By Camilo Smith
By Craig Malisow
By Jeff Balke
By Angelica Leicht
By Jeff Balke
By Sean Pendergast
By Sean Pendergast
By Jeff Balke
A source in the Saenz camp says the councilwoman believes she can angle her way into a runoff contest with Mosbacher, based on her probable standing as the only major Hispanic contender. In that Saenz scenario, Mosbacher would vacuum up the votes of west-side Republicans while the black vote would be splintered between Brown and possibly Congresswoman Sheila Jackson Lee or state Representative Sylvester Turner.
Campaign Strategies's Robert Jara discussed a possible bid for Commissioners Court with Saenz a year ago and gives her good odds to make a mayoral runoff. For starters, Saenz would likely corral most of the Hispanic vote, which Jara estimates at roughly 12 percent of the city electorate. Saenz would then need to add some other elements to that base.
"She's held citywide office, which hardly anybody else who is running, with the exception of Joe Roach, has done," says Jara. "And she's a woman. So when you get all those factors in, she could be a viable candidate."
At least one ostensible Saenz ally, however, is not encouraging her ambitions. Saenz went to the mat in the messy fight to get attorney Vidal Martinez appointed to fill Betti Maldonado's pumps on the Port Commission, but Martinez believes the councilwoman is headed for an unpleasant wake-up call.
"I think it's a suicide run," he says. "I've told her that directly, and so have a lot of us."
Saenz overestimates her name identification among voters, Martinez opines, and is banking on a Hispanic vote that hasn't been a meaningful bloc in any previous mayoral contest.
Martinez figures money also poses a serious obstacle for Saenz. He estimates $600,000 is the minimum a candidate would need to secure "a place at the table," with $1.5 million required to win a runoff. But Saenz, he notes, "hasn't ever raised more than $90,000 or so, and that was in her third try when she was an at-large incumbent."
Martinez adds that if Saenz does wade into the contest, he and other Hispanics will have to give her some money "to keep her from embarrassing herself."
Meanwhile, Martinez singles out state Senator John Whitmire as a potential mayoral wild card, noting that Whitmire could count on the support of fellow Democrats and law enforcement types, as well as close pals state Senator Mario Gallegos and Congressman Gene Green.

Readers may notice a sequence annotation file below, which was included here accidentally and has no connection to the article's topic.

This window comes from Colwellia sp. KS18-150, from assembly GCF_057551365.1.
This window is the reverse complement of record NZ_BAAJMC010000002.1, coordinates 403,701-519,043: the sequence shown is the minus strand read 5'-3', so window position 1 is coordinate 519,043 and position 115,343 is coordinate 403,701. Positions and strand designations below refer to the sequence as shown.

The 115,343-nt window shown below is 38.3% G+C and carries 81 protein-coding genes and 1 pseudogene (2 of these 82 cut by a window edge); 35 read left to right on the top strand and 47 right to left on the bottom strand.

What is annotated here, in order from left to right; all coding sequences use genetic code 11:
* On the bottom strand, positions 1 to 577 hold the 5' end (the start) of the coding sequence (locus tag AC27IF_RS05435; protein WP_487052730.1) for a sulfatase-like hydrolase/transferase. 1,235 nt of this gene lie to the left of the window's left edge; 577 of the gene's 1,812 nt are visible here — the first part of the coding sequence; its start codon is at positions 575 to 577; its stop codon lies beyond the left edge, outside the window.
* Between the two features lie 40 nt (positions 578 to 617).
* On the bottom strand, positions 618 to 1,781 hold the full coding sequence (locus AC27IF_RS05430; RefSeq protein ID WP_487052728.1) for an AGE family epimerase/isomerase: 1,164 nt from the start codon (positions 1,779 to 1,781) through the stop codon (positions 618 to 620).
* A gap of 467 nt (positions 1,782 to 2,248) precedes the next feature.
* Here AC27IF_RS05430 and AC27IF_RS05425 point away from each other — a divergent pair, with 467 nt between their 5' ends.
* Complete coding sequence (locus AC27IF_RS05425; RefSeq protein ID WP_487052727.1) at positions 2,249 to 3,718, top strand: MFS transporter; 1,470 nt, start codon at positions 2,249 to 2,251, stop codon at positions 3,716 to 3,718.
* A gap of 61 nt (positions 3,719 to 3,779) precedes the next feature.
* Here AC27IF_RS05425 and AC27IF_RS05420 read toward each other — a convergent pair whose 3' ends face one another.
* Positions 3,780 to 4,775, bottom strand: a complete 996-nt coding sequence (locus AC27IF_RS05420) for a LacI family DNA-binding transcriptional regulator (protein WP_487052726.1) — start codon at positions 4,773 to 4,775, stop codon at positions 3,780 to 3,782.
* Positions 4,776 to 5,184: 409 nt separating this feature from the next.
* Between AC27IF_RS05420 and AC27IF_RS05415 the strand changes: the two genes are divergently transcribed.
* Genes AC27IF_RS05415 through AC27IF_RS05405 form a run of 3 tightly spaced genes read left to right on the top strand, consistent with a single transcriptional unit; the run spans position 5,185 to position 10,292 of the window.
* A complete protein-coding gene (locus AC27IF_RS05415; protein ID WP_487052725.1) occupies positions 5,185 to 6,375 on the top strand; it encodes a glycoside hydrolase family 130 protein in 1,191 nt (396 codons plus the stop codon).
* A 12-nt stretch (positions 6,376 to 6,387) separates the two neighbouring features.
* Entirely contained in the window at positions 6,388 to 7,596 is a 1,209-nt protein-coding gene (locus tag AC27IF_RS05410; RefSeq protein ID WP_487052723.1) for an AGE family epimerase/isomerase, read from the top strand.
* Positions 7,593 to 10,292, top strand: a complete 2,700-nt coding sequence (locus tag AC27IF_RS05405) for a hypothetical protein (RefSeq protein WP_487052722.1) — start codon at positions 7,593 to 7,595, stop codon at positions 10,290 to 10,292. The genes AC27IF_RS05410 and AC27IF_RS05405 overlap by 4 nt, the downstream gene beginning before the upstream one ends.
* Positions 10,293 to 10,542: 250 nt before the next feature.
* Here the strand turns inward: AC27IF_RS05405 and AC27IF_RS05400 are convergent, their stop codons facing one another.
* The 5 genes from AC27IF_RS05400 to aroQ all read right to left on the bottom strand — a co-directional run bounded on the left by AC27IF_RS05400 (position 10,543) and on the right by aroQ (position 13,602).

"There are a lot of people in this town who owe things to John Whitmire," reasons Martinez. "I wouldn't dismiss the likelihood of someone like him sailing in from the darkness into this race."
Rush to Charter, Part II
As it turns out, last week's item in this space revealing the intra-campus bickering over the University of Houston's new charter school barely scratched the surface of the acrimony.
In a letter since obtained by The Insider, Katy Greenwood, the distance learning coordinator at the university's College of Technology, let it all hang out to UH board chairman Eduardo Aguirre Jr., right down to a plea to remove the charter school from oversight by administrators on UH's main campus.
Greenwood accused campus administrators, particularly provost John Ivancevich, of undermining the charter school, which was proposed by College of Technology staff and was initially set to open in September with 200 students from kindergarten through the fourth grade.
"Due to negligence, non-responsiveness and political maneuvering by the University of Houston (president and provost)," wrote Greenwood, "the project is in dire danger of not being carried out or carried out in ways unintended by the proposers."
Greenwood indicated that UH administrators feared retaliation by Governor George Bush, who has made charter schools a centerpiece of his education agenda, should UH's charter plans never bear fruit. She cited a September 27 emergency meeting called by UH president Glenn Goerke with College of Technology administrators.
"Goerke was angry and upset," wrote Greenwood. "[He] said that funds would be taken away from the university (by the governor) if we did not carry through on the charter and if we did not start up by January 1997."
As the rush began to get the charter's doors opened by January, the original notion of the project as one that could serve as a blueprint for public schools gave way to a vision of "an elite, gifted and talented program, to showcase the university (and the provost office)," Greenwood told Aguirre.
Greenwood's final analysis of the politics behind the charter school effort was equally biting. Observing that interim administrators have created a decade of chaos on the main UH campus, she concluded, "These 'interims' are usually 'wannabes' and want to make a mark, an impression on higher authority, regardless of financial cost, or human cost."
In the Zone
In the January 2 Insider, we wrote that the two wealthy cronies of Mayor Bob Lanier who led the charge against zoning, Billy Burge and Holcombe Crosswell, live in "highly regulated and privately policed River Oaks." Burge is indeed domiciled in River Oaks, but during the 1993 battle over the proposed zoning ordinance, Crosswell actually resided in a posh, zoned Piney Point subdivision that may be more restrictive, if less expensive, than River Oaks.
But Crosswell -- who's been rumored to be considering running for mayor, along with several thousand others -- has now moved to a townhouse on Potomac Street in west Houston, right down the block from the original Z-man himself, former councilman Jim Greenwood.
Isn't it great the way Houston is growing?
The Insider is available at 624-1483 or 624-1496 (fax), or by e-mail at Insider@houston-press.com.